BP-logoOil and gas giant BP PLC (NYSE: BP) released second-quarter earnings on Tuesday. The results were about as ugly as investors should have expected, given the steep drop in commodity prices over the past year. However, BP managed to beat analyst expectations, and the stock rose more than 3% after the company released its quarterly report.

It appears BP stock is enjoying a relief rally. The company suffered greatly under the pressure of collapsing oil and gas prices, but it made a lot of progress last quarter.

Here is a rundown of BP’s quarter, and why the worst may finally be behind it.

Write-offs, Low Commodity Prices Weigh on BP Profits

BP posted a net loss of $6.3 billion last quarter. Of course, low commodity prices weighed down BP last quarter. Its average Brent crude oil price was $62 per barrel last quarter, down from $110 per barrel in the same quarter last year.

Because of this, BP’s upstream profits collapsed to $500 million, down from $4.7 billion year-over-year. This makes the stock rally look very confusing, but it’s likely investors are looking past this scary number because the loss includes many one-time charges that are not expected to recur.

For example, BP took a non-operating pretax charge of $9.8 billion relating to its previously announced settlement with the government over the 2010 Gulf of Mexico oil spill. Until recently, the company was still involved in the civil trial stemming from the oil spill. In order to finally resolve the situation once and for all, BP settled for $18.7 billion, to be spread over an 18-year period.

While the huge charge contributed largely to BP’s net loss last quarter, it’s nonetheless a good sign that it can finally put the trial behind it. Investors now have a great deal more certainty about how much BP will owe.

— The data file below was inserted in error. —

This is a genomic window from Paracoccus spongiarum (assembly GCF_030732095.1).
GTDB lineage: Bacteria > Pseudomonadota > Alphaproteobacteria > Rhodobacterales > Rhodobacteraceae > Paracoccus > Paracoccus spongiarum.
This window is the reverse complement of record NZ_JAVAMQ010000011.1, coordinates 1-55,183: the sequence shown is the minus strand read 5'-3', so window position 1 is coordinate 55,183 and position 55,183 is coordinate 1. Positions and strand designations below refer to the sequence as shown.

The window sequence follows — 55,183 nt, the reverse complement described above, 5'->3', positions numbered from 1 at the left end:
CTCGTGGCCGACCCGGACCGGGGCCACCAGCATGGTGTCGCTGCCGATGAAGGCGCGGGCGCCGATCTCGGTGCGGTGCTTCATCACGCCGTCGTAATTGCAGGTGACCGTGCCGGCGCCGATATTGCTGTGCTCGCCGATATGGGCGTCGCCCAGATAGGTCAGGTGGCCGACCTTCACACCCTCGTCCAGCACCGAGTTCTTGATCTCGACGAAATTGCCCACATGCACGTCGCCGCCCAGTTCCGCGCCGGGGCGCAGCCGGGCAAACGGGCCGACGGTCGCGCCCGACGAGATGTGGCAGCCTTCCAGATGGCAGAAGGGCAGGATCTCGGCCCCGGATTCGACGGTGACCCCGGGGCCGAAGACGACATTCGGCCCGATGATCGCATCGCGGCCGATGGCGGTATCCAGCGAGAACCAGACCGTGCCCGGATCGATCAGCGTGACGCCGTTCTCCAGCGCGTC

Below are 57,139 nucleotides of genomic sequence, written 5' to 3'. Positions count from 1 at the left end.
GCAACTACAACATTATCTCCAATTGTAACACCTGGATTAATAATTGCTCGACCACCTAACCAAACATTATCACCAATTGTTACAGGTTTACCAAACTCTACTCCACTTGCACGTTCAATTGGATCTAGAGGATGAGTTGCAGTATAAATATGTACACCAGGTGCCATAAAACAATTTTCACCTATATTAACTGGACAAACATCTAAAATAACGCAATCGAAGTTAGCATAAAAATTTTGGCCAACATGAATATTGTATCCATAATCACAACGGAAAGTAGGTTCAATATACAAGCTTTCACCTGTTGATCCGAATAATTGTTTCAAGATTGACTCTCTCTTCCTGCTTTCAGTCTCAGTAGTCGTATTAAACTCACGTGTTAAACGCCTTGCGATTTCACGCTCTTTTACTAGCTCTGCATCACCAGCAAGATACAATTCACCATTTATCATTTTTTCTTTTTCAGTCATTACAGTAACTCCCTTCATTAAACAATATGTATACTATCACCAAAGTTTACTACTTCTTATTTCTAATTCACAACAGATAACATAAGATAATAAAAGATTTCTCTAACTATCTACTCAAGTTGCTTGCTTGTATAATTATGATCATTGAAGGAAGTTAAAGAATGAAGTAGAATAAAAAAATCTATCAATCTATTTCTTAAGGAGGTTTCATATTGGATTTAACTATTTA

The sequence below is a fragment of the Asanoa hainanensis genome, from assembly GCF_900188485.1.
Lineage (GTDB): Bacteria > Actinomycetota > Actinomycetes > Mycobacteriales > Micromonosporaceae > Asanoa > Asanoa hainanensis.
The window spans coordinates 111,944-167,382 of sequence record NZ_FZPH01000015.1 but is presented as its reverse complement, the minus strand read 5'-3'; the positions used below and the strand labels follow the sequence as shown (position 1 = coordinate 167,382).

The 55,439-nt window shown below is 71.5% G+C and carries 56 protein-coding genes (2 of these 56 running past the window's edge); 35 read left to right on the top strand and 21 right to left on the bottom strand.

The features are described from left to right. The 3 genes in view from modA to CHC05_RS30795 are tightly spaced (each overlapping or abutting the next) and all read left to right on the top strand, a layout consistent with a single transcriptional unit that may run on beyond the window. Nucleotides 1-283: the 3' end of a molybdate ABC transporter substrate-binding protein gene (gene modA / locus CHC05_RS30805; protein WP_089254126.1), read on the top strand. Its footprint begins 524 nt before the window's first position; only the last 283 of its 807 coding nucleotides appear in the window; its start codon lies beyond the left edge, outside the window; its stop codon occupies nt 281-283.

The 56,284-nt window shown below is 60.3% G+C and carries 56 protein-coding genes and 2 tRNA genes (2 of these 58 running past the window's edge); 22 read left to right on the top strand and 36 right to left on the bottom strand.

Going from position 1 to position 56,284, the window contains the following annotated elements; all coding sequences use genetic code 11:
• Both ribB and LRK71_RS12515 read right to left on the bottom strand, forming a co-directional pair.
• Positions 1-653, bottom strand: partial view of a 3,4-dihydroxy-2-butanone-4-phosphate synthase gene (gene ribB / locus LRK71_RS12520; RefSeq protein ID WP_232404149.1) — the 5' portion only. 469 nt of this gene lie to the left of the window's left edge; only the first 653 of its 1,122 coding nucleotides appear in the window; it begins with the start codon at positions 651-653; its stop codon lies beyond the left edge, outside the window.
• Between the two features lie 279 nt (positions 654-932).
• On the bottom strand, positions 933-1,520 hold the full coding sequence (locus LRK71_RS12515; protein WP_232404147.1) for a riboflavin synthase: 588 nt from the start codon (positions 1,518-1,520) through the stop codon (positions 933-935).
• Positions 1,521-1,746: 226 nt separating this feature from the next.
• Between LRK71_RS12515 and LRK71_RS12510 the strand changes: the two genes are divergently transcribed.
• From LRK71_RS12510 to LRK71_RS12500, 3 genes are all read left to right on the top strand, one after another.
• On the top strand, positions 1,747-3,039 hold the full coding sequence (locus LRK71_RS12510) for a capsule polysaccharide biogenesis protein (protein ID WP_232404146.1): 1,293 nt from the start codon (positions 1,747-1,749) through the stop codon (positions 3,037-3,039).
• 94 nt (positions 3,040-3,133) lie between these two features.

Separately, BP took a $270 million business restructuring charge, which was also non-operating. It also wrote down the value of its Libyan assets by $600 million, due to the continued social unrest there.

Operations Remain Sound

While the slew of write-offs are discouraging, investors should instead focus on BP’s core underlying operations. Despite all of its various challenges, the company still generated $6.3 billion of operating cash flow. This represents a relatively modest decline from $7.9 billion in the same quarter last year.

Moreover, BP is taking the necessary steps to streamline its business and cut costs, in the event oil prices stay low for a prolonged period. For example, BP’s capital expenditure levels should come in below its previous target of $20 billion.

Across the company, year-to-date operational cash costs are about $1.7 billion less than the same period in 2014. This is helping to improve BP’s balance sheet. Total debt was reduced $293 million last quarter.

BP was also boosted by improving performance in its downstream unit. Downstream profits more than doubled to $1.9 billion from $700 million year-over-year. Refining profits actually tend to grow when oil prices are declining, because refining feedstock costs drop. This is a clear benefit of having an integrated business.

BP’s improving downstream business, cost cuts and resolution of the Gulf spill trial should allow the company to continue paying its hefty dividend. BP yields 6.5% based on its current stock price, which should be very attractive to income investors.

DISCLOSURE: Bob Ciura personally owns shares of BP PLC (NYSE: BP).

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Published by Wyatt Investment Research at